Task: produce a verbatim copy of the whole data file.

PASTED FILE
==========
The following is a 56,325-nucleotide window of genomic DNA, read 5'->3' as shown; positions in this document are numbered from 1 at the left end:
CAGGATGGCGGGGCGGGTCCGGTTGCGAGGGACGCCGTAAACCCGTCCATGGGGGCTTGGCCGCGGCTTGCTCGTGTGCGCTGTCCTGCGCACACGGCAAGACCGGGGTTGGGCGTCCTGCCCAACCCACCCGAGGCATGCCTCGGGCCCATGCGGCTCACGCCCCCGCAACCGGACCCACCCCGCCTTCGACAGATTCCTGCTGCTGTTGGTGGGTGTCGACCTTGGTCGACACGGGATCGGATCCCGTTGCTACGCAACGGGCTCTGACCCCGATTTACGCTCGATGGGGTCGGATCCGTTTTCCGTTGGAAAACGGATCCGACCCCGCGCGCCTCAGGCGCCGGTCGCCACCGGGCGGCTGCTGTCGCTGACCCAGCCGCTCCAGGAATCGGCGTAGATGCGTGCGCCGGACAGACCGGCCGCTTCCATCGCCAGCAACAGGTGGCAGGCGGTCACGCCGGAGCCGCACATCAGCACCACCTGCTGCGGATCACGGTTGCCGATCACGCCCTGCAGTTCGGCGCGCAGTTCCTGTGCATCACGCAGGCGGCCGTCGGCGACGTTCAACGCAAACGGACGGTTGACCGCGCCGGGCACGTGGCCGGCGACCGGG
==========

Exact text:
The following is a 56,325-nucleotide window of genomic DNA, read 5'->3' as shown; positions in this document are numbered from 1 at the left end:
CAGGATGGCGGGGCGGGTCCGGTTGCGAGGGACGCCGTAAACCCGTCCATGGGGGCTTGGCCGCGGCTTGCTCGTGTGCGCTGTCCTGCGCACACGGCAAGACCGGGGTTGGGCGTCCTGCCCAACCCACCCGAGGCATGCCTCGGGCCCATGCGGCTCACGCCCCCGCAACCGGACCCACCCCGCCTTCGACAGATTCCTGCTGCTGTTGGTGGGTGTCGACCTTGGTCGACACGGGATCGGATCCCGTTGCTACGCAACGGGCTCTGACCCCGATTTACGCTCGATGGGGTCGGATCCGTTTTCCGTTGGAAAACGGATCCGACCCCGCGCGCCTCAGGCGCCGGTCGCCACCGGGCGGCTGCTGTCGCTGACCCAGCCGCTCCAGGAATCGGCGTAGATGCGTGCGCCGGACAGACCGGCCGCTTCCATCGCCAGCAACAGGTGGCAGGCGGTCACGCCGGAGCCGCACATCAGCACCACCTGCTGCGGATCACGGTTGCCGATCACGCCCTGCAGTTCGGCGCGCAGTTCCTGTGCATCACGCAGGCGGCCGTCGGCGACGTTCAACGCAAACGGACGGTTGACCGCGCCGGGCACGTGGCCGGCGACCGGG